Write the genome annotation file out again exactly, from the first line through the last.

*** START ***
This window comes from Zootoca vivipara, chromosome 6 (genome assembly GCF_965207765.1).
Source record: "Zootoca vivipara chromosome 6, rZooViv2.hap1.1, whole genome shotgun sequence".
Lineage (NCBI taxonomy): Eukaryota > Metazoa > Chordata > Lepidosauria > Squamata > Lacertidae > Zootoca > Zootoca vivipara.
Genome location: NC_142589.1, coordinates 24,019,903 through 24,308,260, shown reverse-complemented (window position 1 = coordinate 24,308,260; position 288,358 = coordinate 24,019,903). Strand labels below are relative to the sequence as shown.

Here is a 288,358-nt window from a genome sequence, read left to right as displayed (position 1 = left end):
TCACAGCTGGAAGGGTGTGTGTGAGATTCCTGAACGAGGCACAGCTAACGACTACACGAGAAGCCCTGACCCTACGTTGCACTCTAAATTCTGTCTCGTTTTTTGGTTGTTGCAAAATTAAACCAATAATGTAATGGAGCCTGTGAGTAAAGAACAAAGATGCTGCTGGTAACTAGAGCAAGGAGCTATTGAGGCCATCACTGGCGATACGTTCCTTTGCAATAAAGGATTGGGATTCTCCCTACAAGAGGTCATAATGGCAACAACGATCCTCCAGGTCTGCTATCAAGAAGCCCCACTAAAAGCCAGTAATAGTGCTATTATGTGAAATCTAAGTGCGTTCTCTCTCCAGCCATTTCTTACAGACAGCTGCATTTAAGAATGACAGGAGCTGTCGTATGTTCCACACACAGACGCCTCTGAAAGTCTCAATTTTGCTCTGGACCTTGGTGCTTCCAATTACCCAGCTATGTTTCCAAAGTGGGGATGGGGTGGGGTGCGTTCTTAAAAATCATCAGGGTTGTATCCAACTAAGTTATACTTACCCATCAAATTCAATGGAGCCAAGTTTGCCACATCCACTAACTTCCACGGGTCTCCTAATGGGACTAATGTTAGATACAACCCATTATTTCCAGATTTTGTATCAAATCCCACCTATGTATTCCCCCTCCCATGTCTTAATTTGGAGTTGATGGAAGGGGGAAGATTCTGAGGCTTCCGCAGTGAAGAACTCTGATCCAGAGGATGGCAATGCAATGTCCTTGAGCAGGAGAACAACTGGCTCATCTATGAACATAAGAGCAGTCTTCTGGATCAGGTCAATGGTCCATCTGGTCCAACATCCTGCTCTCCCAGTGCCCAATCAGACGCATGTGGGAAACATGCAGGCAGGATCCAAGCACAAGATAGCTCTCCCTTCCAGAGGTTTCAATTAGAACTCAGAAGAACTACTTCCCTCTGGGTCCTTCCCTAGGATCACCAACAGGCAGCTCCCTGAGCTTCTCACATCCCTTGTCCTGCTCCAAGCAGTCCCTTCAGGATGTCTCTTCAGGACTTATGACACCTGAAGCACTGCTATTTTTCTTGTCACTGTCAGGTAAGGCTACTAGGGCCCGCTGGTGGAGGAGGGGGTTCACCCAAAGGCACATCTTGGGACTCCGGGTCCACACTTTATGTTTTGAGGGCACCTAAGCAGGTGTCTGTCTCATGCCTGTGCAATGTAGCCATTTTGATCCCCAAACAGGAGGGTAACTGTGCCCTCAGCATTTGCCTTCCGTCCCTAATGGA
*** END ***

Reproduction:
This window comes from Zootoca vivipara, chromosome 6 (genome assembly GCF_965207765.1).
Source record: "Zootoca vivipara chromosome 6, rZooViv2.hap1.1, whole genome shotgun sequence".
Lineage (NCBI taxonomy): Eukaryota > Metazoa > Chordata > Lepidosauria > Squamata > Lacertidae > Zootoca > Zootoca vivipara.
Genome location: NC_142589.1, coordinates 24,019,903 through 24,308,260, shown reverse-complemented (window position 1 = coordinate 24,308,260; position 288,358 = coordinate 24,019,903). Strand labels below are relative to the sequence as shown.

Here is a 288,358-nt window from a genome sequence, read left to right as displayed (position 1 = left end):
TCACAGCTGGAAGGGTGTGTGTGAGATTCCTGAACGAGGCACAGCTAACGACTACACGAGAAGCCCTGACCCTACGTTGCACTCTAAATTCTGTCTCGTTTTTTGGTTGTTGCAAAATTAAACCAATAATGTAATGGAGCCTGTGAGTAAAGAACAAAGATGCTGCTGGTAACTAGAGCAAGGAGCTATTGAGGCCATCACTGGCGATACGTTCCTTTGCAATAAAGGATTGGGATTCTCCCTACAAGAGGTCATAATGGCAACAACGATCCTCCAGGTCTGCTATCAAGAAGCCCCACTAAAAGCCAGTAATAGTGCTATTATGTGAAATCTAAGTGCGTTCTCTCTCCAGCCATTTCTTACAGACAGCTGCATTTAAGAATGACAGGAGCTGTCGTATGTTCCACACACAGACGCCTCTGAAAGTCTCAATTTTGCTCTGGACCTTGGTGCTTCCAATTACCCAGCTATGTTTCCAAAGTGGGGATGGGGTGGGGTGCGTTCTTAAAAATCATCAGGGTTGTATCCAACTAAGTTATACTTACCCATCAAATTCAATGGAGCCAAGTTTGCCACATCCACTAACTTCCACGGGTCTCCTAATGGGACTAATGTTAGATACAACCCATTATTTCCAGATTTTGTATCAAATCCCACCTATGTATTCCCCCTCCCATGTCTTAATTTGGAGTTGATGGAAGGGGGAAGATTCTGAGGCTTCCGCAGTGAAGAACTCTGATCCAGAGGATGGCAATGCAATGTCCTTGAGCAGGAGAACAACTGGCTCATCTATGAACATAAGAGCAGTCTTCTGGATCAGGTCAATGGTCCATCTGGTCCAACATCCTGCTCTCCCAGTGCCCAATCAGACGCATGTGGGAAACATGCAGGCAGGATCCAAGCACAAGATAGCTCTCCCTTCCAGAGGTTTCAATTAGAACTCAGAAGAACTACTTCCCTCTGGGTCCTTCCCTAGGATCACCAACAGGCAGCTCCCTGAGCTTCTCACATCCCTTGTCCTGCTCCAAGCAGTCCCTTCAGGATGTCTCTTCAGGACTTATGACACCTGAAGCACTGCTATTTTTCTTGTCACTGTCAGGTAAGGCTACTAGGGCCCGCTGGTGGAGGAGGGGGTTCACCCAAAGGCACATCTTGGGACTCCGGGTCCACACTTTATGTTTTGAGGGCACCTAAGCAGGTGTCTGTCTCATGCCTGTGCAATGTAGCCATTTTGATCCCCAAACAGGAGGGTAACTGTGCCCTCAGCATTTGCCTTCCGTCCCTAATGGA